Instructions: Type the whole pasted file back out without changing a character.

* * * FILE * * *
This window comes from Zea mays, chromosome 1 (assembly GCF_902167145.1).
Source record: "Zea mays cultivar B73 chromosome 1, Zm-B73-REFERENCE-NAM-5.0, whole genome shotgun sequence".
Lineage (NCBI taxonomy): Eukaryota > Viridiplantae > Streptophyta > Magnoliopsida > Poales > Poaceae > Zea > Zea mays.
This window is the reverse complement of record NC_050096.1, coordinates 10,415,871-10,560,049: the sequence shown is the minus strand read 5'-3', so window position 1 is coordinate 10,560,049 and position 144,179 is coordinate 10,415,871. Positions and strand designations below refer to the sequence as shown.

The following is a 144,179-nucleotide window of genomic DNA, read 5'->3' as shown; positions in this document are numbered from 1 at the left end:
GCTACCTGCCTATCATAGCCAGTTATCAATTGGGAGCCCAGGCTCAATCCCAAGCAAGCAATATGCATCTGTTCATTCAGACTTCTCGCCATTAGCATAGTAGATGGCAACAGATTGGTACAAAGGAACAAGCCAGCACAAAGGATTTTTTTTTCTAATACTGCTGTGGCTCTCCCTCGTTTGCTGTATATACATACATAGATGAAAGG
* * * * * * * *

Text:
This window comes from Zea mays, chromosome 1 (assembly GCF_902167145.1).
Source record: "Zea mays cultivar B73 chromosome 1, Zm-B73-REFERENCE-NAM-5.0, whole genome shotgun sequence".
Lineage (NCBI taxonomy): Eukaryota > Viridiplantae > Streptophyta > Magnoliopsida > Poales > Poaceae > Zea > Zea mays.
This window is the reverse complement of record NC_050096.1, coordinates 10,415,871-10,560,049: the sequence shown is the minus strand read 5'-3', so window position 1 is coordinate 10,560,049 and position 144,179 is coordinate 10,415,871. Positions and strand designations below refer to the sequence as shown.

The following is a 144,179-nucleotide window of genomic DNA, read 5'->3' as shown; positions in this document are numbered from 1 at the left end:
GCTACCTGCCTATCATAGCCAGTTATCAATTGGGAGCCCAGGCTCAATCCCAAGCAAGCAATATGCATCTGTTCATTCAGACTTCTCGCCATTAGCATAGTAGATGGCAACAGATTGGTACAAAGGAACAAGCCAGCACAAAGGATTTTTTTTTCTAATACTGCTGTGGCTCTCCCTCGTTTGCTGTATATACATACATAGATGAAAGG